Brian Peterson (chair), Anna Christensen, Terry Kleven, Mark Thomas
The educational mission of the philosophy and religion department is to serve the Central Core and both the philosophy and religion majors. The department takes seriously its obligation to introduce to all students philosophy and religion as humanities disciplines. All courses at the 100- and 200-level are open to and designed for students at different stages of their general education, yet the department also seeks to offer a balanced array of courses for majors and minors.
Course offerings in philosophy introduce students to logic, the history of western philosophy, a sample of important areas of philosophical investigation and applied philosophy. In every philosophy course, the careful analysis and construction of arguments is emphasized. Reading and discussion of primary sources is preferred to textbook summaries in most courses.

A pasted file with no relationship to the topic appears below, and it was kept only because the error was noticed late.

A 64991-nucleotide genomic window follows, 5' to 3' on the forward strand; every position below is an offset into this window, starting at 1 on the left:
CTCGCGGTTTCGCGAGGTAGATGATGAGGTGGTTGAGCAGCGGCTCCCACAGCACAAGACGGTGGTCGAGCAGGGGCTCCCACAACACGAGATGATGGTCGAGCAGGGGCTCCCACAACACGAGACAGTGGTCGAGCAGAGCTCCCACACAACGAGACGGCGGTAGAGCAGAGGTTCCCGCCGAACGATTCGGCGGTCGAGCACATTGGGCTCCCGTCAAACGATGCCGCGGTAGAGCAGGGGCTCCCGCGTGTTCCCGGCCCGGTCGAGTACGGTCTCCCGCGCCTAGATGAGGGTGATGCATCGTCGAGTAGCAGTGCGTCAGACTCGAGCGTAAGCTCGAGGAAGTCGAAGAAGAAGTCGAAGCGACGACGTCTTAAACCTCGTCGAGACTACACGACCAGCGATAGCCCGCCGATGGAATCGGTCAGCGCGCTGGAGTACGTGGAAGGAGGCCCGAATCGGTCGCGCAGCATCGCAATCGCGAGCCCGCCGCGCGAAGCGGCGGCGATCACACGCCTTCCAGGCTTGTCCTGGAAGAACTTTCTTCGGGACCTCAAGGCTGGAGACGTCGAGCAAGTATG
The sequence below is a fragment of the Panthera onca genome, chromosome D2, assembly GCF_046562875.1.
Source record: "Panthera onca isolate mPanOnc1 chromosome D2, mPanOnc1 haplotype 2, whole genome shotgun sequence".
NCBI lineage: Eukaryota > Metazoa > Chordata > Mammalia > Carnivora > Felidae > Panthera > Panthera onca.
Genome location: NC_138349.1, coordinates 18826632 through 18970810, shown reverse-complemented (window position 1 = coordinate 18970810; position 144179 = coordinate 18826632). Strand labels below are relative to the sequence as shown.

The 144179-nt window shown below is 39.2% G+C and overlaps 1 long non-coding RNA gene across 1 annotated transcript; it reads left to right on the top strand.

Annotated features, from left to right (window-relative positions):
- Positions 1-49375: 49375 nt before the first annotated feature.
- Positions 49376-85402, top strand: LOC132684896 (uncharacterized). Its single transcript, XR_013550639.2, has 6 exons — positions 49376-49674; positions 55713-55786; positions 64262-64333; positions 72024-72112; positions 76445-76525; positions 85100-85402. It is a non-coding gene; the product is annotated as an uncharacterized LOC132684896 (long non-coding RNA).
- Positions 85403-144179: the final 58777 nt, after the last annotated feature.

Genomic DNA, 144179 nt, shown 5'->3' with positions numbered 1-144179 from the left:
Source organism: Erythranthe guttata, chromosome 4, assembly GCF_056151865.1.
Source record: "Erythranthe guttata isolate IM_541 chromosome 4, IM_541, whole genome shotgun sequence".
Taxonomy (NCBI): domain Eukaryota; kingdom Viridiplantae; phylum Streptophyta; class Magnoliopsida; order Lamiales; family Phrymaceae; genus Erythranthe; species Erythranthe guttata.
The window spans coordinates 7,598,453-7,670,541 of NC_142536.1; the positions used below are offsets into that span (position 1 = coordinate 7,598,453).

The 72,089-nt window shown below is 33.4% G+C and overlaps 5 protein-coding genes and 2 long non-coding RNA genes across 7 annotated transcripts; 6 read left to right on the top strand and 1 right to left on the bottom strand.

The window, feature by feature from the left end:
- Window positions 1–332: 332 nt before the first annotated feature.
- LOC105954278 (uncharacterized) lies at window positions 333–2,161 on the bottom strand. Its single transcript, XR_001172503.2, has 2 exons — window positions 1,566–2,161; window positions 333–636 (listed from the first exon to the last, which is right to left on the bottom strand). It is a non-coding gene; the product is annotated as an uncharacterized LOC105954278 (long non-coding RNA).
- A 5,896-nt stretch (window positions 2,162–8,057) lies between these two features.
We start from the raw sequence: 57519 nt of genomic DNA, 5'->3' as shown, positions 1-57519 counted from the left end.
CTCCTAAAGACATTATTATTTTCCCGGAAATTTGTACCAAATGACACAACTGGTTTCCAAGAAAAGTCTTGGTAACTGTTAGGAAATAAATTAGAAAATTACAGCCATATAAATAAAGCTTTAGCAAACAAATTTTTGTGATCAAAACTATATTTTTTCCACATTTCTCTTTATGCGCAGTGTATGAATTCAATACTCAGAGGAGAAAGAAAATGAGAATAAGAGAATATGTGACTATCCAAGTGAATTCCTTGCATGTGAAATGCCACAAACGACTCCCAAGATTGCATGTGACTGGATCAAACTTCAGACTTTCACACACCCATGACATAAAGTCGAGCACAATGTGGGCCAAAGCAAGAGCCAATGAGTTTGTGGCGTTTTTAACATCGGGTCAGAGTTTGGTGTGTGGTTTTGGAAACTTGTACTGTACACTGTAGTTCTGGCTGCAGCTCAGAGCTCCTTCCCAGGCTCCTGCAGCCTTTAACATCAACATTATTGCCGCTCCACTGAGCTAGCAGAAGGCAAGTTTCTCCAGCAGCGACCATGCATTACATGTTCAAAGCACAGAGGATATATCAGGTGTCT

By the time they graduate, philosophy majors should be able to grasp, reproduce and critically assess written arguments. From the time that they declare their intention to complete a major in philosophy until their communications skills are endorsed, they will be expected each spring to present to their philosophy advisor at least two philosophy papers that they have submitted in courses during the preceding two terms. The advisor will review the student‘s progress with colleagues in the department as appropriate and then discuss with the student his or her development of communication skills. The discussion should indicate any deficiencies so that the student is clear on what sorts of improvement are desirable. A student with serious deficiencies should receive from the advisor, at least two semesters before anticipated graduation, a written statement of remedial measures to be taken. The department may approve a student‘s communications skills before the third year. After a major‘s skills are approved, further submission of papers for skills review is optional.